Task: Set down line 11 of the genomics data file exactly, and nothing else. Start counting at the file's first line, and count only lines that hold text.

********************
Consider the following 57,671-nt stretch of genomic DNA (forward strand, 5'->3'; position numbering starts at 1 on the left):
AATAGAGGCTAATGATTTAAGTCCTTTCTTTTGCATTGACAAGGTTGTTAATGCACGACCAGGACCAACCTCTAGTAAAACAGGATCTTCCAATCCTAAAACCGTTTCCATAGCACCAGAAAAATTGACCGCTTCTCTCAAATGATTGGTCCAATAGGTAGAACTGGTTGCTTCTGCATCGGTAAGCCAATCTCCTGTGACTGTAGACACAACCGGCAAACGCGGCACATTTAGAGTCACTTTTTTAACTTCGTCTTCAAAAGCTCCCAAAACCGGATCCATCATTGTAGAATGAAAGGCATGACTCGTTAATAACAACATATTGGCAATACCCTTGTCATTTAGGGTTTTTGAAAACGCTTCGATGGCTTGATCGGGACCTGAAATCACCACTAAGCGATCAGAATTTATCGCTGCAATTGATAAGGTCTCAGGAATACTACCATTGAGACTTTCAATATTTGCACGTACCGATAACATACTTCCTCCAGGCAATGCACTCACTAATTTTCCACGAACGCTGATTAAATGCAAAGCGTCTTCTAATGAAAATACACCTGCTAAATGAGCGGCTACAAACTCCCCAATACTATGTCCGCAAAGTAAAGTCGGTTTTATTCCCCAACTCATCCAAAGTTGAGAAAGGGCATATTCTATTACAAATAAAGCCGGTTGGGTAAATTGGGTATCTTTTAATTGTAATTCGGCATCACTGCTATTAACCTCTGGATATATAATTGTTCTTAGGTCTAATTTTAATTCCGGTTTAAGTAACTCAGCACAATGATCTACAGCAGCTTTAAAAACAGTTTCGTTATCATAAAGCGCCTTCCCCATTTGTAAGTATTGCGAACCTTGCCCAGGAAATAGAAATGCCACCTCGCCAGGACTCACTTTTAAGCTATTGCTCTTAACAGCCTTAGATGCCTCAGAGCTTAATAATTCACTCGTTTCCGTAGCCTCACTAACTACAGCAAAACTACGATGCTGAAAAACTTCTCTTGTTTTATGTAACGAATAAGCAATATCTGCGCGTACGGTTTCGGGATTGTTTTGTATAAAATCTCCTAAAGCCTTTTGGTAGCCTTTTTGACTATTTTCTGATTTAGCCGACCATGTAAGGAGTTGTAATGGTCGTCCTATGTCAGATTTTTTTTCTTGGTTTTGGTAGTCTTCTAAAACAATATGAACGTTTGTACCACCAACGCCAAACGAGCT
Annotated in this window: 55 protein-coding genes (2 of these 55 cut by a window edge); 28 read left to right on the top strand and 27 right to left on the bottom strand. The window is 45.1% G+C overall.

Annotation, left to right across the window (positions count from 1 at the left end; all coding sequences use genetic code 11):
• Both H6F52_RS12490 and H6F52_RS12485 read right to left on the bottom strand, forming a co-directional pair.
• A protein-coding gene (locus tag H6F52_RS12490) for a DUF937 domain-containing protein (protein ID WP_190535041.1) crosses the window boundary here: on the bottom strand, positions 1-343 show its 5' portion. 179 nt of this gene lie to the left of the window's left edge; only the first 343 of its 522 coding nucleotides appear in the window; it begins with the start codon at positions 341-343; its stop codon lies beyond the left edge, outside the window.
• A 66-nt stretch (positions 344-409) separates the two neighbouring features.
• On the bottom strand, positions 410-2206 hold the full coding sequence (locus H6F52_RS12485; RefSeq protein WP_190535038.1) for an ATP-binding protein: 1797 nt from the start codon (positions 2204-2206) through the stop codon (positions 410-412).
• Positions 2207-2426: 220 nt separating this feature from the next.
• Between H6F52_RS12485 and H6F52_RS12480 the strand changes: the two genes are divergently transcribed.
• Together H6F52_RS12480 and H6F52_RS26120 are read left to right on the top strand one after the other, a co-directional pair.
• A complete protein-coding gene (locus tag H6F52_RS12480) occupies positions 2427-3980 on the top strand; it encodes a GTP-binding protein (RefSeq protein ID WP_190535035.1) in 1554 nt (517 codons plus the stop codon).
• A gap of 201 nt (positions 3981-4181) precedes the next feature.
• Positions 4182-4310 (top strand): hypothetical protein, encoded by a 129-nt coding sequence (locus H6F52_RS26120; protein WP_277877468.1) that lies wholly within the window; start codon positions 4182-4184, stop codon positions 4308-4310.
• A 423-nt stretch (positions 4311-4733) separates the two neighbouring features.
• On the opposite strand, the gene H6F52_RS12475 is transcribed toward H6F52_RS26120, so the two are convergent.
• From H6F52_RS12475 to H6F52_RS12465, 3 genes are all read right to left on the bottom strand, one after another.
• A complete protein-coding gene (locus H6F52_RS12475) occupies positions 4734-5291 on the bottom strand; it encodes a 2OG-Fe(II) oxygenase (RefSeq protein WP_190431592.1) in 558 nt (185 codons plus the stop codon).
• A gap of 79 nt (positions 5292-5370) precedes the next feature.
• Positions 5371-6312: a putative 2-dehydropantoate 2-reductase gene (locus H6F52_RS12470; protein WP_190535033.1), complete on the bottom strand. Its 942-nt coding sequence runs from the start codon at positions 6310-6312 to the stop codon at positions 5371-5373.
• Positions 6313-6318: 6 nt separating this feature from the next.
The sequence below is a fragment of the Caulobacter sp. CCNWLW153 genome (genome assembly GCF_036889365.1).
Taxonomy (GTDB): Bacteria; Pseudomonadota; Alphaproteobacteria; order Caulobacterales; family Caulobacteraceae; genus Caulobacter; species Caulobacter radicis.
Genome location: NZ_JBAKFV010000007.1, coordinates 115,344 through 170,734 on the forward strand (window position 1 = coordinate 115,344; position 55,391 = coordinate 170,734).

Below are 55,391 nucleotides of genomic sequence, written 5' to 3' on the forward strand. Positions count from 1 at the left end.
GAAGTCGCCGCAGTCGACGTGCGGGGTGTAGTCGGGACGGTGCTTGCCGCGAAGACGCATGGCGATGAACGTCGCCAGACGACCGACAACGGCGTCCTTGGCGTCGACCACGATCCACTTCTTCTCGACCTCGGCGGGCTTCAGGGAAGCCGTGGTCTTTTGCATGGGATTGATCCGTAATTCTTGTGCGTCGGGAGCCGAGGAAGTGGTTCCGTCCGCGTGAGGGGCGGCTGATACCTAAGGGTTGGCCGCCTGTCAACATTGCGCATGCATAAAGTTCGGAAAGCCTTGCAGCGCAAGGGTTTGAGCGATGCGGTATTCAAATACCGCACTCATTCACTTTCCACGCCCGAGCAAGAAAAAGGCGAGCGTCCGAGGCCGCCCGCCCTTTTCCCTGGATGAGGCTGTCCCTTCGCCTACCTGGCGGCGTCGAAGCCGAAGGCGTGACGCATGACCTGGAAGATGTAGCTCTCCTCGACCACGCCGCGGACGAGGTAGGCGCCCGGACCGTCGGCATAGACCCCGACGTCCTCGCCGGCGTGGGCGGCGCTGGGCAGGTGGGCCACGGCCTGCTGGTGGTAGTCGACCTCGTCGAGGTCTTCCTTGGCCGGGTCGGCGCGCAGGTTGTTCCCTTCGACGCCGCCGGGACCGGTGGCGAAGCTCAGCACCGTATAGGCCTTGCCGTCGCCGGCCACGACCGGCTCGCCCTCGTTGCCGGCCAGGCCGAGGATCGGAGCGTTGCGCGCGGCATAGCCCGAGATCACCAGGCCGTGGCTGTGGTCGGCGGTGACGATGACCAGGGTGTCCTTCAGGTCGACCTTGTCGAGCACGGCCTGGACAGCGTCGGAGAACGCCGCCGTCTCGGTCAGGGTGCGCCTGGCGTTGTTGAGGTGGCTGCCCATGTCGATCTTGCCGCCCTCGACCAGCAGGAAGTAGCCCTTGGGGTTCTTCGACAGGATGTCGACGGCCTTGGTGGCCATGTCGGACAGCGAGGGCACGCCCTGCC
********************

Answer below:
• Together H6F52_RS12480 and H6F52_RS26120 are read left to right on the top strand one after the other, a co-directional pair.